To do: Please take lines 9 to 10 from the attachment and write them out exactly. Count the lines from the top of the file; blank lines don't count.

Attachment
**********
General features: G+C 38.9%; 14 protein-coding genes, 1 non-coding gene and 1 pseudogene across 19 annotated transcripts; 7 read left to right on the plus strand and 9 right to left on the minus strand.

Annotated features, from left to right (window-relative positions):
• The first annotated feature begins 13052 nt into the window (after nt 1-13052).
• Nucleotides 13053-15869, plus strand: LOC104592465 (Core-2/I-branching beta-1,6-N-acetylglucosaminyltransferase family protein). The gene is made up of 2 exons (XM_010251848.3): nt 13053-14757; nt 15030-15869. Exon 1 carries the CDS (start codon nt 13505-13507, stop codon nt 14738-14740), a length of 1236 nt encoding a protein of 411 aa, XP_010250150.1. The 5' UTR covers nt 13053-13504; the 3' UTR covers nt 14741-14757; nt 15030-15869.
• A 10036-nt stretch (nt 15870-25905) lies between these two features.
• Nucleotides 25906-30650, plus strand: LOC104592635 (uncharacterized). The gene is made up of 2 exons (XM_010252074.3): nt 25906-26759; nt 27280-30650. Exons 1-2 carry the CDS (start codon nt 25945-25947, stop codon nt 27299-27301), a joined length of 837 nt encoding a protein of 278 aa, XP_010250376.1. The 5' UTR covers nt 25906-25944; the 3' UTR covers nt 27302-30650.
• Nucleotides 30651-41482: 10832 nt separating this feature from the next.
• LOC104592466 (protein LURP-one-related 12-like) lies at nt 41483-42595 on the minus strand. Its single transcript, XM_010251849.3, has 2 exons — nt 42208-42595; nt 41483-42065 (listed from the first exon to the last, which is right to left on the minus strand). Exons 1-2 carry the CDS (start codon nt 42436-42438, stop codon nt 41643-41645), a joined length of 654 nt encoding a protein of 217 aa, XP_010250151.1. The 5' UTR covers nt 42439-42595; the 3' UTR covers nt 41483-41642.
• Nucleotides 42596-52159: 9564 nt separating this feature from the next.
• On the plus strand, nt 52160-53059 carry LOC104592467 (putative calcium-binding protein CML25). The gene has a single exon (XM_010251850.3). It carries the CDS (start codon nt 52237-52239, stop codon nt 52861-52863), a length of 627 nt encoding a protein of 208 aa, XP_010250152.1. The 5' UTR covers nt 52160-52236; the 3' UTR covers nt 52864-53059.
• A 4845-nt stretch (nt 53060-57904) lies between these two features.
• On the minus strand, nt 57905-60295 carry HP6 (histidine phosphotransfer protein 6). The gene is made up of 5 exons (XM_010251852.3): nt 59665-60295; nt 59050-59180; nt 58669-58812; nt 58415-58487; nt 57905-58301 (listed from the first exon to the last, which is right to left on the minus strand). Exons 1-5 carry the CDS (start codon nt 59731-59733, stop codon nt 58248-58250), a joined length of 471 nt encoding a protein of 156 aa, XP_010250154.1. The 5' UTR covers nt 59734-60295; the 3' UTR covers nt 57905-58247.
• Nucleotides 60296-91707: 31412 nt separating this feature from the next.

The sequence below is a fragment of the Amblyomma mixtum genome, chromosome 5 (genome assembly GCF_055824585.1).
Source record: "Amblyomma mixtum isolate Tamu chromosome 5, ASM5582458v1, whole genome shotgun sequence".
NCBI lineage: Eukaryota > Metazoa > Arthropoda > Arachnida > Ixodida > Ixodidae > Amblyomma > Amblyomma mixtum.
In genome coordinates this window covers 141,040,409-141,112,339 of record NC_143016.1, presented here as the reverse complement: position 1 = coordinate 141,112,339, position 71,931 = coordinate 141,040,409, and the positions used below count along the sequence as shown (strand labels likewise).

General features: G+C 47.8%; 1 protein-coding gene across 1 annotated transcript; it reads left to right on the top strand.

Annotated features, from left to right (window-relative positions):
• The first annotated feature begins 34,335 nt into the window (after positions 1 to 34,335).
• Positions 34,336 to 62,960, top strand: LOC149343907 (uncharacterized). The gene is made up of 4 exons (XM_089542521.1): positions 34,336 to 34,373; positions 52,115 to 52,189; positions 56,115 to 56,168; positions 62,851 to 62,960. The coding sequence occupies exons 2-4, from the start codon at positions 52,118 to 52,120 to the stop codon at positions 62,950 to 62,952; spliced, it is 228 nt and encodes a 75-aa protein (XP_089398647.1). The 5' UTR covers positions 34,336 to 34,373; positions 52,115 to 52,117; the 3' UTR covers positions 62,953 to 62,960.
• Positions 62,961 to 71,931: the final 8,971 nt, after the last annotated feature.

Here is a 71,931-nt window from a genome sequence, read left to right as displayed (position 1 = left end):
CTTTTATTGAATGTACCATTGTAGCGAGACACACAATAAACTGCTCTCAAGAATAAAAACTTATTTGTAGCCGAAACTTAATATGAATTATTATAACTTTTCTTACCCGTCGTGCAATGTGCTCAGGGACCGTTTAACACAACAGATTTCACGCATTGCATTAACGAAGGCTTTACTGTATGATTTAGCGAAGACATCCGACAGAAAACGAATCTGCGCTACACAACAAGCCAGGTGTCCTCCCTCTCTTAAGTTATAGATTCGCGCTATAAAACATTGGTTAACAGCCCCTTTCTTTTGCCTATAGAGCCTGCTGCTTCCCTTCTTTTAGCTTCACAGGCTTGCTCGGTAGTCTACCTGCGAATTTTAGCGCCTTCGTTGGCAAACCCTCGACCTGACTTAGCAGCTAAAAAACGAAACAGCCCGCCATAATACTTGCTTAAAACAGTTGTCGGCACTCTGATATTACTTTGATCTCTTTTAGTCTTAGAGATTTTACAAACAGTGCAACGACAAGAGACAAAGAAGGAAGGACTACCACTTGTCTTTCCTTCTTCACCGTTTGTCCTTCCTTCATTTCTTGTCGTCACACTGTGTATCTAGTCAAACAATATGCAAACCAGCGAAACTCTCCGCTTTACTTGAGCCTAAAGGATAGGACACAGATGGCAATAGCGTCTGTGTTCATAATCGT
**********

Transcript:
• Nucleotides 42596-52159: 9564 nt separating this feature from the next.
• On the plus strand, nt 52160-53059 carry LOC104592467 (putative calcium-binding protein CML25). The gene has a single exon (XM_010251850.3). It carries the CDS (start codon nt 52237-52239, stop codon nt 52861-52863), a length of 627 nt encoding a protein of 208 aa, XP_010250152.1. The 5' UTR covers nt 52160-52236; the 3' UTR covers nt 52864-53059.